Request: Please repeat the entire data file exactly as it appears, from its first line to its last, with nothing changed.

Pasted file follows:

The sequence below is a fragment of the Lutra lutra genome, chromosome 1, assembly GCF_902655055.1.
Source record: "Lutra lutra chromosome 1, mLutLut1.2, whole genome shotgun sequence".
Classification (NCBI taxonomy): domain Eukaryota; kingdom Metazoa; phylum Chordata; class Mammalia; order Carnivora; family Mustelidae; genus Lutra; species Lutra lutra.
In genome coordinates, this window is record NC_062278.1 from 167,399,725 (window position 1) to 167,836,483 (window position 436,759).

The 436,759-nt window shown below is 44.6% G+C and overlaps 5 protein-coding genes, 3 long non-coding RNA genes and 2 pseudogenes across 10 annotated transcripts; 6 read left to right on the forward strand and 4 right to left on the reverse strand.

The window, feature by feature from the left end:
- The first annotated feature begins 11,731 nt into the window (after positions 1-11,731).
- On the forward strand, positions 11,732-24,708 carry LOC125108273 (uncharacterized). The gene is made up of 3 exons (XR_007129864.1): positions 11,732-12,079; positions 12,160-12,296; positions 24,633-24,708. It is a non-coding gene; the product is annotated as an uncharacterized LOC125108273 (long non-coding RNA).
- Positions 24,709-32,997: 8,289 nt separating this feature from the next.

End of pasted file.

The sequence below is a fragment of the Lutra lutra genome, chromosome 1, assembly GCF_902655055.1.
Source record: "Lutra lutra chromosome 1, mLutLut1.2, whole genome shotgun sequence".
Classification (NCBI taxonomy): domain Eukaryota; kingdom Metazoa; phylum Chordata; class Mammalia; order Carnivora; family Mustelidae; genus Lutra; species Lutra lutra.
In genome coordinates, this window is record NC_062278.1 from 167,399,725 (window position 1) to 167,836,483 (window position 436,759).

The 436,759-nt window shown below is 44.6% G+C and overlaps 5 protein-coding genes, 3 long non-coding RNA genes and 2 pseudogenes across 10 annotated transcripts; 6 read left to right on the forward strand and 4 right to left on the reverse strand.

The window, feature by feature from the left end:
- The first annotated feature begins 11,731 nt into the window (after positions 1-11,731).
- On the forward strand, positions 11,732-24,708 carry LOC125108273 (uncharacterized). The gene is made up of 3 exons (XR_007129864.1): positions 11,732-12,079; positions 12,160-12,296; positions 24,633-24,708. It is a non-coding gene; the product is annotated as an uncharacterized LOC125108273 (long non-coding RNA).
- Positions 24,709-32,997: 8,289 nt separating this feature from the next.